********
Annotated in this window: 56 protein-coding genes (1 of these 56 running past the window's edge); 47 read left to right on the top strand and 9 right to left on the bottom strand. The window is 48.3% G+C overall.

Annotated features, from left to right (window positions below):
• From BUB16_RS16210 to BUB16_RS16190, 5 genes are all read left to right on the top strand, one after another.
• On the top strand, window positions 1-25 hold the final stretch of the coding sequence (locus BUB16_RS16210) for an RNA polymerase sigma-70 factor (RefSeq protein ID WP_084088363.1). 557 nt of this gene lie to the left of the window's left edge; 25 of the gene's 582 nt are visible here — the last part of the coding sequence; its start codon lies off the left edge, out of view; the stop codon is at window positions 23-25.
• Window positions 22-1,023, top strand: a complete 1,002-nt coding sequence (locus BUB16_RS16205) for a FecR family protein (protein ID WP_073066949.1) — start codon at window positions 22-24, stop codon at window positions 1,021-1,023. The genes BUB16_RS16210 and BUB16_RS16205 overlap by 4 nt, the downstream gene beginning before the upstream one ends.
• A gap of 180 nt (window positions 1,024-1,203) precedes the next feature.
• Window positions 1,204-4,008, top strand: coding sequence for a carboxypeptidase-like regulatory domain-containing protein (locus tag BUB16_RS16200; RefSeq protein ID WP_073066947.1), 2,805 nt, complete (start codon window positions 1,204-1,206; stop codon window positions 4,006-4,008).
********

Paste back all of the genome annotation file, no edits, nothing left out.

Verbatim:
Annotated in this window: 56 protein-coding genes (1 of these 56 running past the window's edge); 47 read left to right on the top strand and 9 right to left on the bottom strand. The window is 48.3% G+C overall.

Annotated features, from left to right (window positions below):
• From BUB16_RS16210 to BUB16_RS16190, 5 genes are all read left to right on the top strand, one after another.
• On the top strand, window positions 1-25 hold the final stretch of the coding sequence (locus BUB16_RS16210) for an RNA polymerase sigma-70 factor (RefSeq protein ID WP_084088363.1). 557 nt of this gene lie to the left of the window's left edge; 25 of the gene's 582 nt are visible here — the last part of the coding sequence; its start codon lies off the left edge, out of view; the stop codon is at window positions 23-25.
• Window positions 22-1,023, top strand: a complete 1,002-nt coding sequence (locus BUB16_RS16205) for a FecR family protein (protein ID WP_073066949.1) — start codon at window positions 22-24, stop codon at window positions 1,021-1,023. The genes BUB16_RS16210 and BUB16_RS16205 overlap by 4 nt, the downstream gene beginning before the upstream one ends.
• A gap of 180 nt (window positions 1,024-1,203) precedes the next feature.
• Window positions 1,204-4,008, top strand: coding sequence for a carboxypeptidase-like regulatory domain-containing protein (locus tag BUB16_RS16200; RefSeq protein ID WP_073066947.1), 2,805 nt, complete (start codon window positions 1,204-1,206; stop codon window positions 4,006-4,008).